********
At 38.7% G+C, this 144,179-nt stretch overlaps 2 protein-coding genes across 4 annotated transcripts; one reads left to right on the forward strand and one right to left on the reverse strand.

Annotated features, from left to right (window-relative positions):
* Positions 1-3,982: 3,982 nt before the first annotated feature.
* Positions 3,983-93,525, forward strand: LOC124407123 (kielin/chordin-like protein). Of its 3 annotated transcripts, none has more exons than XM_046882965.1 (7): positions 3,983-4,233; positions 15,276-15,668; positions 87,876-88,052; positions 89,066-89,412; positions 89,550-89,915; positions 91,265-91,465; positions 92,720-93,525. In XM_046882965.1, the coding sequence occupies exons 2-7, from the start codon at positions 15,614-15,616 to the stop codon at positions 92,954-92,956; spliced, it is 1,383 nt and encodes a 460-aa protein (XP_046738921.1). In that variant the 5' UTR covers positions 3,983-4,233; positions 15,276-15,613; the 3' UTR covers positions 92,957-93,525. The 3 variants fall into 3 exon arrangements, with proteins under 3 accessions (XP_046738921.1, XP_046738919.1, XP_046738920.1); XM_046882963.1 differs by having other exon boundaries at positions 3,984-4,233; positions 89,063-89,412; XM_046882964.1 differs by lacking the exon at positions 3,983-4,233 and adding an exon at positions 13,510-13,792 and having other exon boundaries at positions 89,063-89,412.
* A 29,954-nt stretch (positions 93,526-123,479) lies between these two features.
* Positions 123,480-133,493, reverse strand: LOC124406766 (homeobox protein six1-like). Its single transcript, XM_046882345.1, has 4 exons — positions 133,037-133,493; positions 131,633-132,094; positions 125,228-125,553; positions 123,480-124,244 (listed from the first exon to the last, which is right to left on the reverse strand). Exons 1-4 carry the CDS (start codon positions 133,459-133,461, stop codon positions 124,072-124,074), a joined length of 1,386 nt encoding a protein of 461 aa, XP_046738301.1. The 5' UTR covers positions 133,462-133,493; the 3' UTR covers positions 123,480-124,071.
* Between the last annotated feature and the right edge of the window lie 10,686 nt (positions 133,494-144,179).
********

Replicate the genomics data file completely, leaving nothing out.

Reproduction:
At 38.7% G+C, this 144,179-nt stretch overlaps 2 protein-coding genes across 4 annotated transcripts; one reads left to right on the forward strand and one right to left on the reverse strand.

Annotated features, from left to right (window-relative positions):
* Positions 1-3,982: 3,982 nt before the first annotated feature.
* Positions 3,983-93,525, forward strand: LOC124407123 (kielin/chordin-like protein). Of its 3 annotated transcripts, none has more exons than XM_046882965.1 (7): positions 3,983-4,233; positions 15,276-15,668; positions 87,876-88,052; positions 89,066-89,412; positions 89,550-89,915; positions 91,265-91,465; positions 92,720-93,525. In XM_046882965.1, the coding sequence occupies exons 2-7, from the start codon at positions 15,614-15,616 to the stop codon at positions 92,954-92,956; spliced, it is 1,383 nt and encodes a 460-aa protein (XP_046738921.1). In that variant the 5' UTR covers positions 3,983-4,233; positions 15,276-15,613; the 3' UTR covers positions 92,957-93,525. The 3 variants fall into 3 exon arrangements, with proteins under 3 accessions (XP_046738921.1, XP_046738919.1, XP_046738920.1); XM_046882963.1 differs by having other exon boundaries at positions 3,984-4,233; positions 89,063-89,412; XM_046882964.1 differs by lacking the exon at positions 3,983-4,233 and adding an exon at positions 13,510-13,792 and having other exon boundaries at positions 89,063-89,412.
* A 29,954-nt stretch (positions 93,526-123,479) lies between these two features.
* Positions 123,480-133,493, reverse strand: LOC124406766 (homeobox protein six1-like). Its single transcript, XM_046882345.1, has 4 exons — positions 133,037-133,493; positions 131,633-132,094; positions 125,228-125,553; positions 123,480-124,244 (listed from the first exon to the last, which is right to left on the reverse strand). Exons 1-4 carry the CDS (start codon positions 133,459-133,461, stop codon positions 124,072-124,074), a joined length of 1,386 nt encoding a protein of 461 aa, XP_046738301.1. The 5' UTR covers positions 133,462-133,493; the 3' UTR covers positions 123,480-124,071.
* Between the last annotated feature and the right edge of the window lie 10,686 nt (positions 133,494-144,179).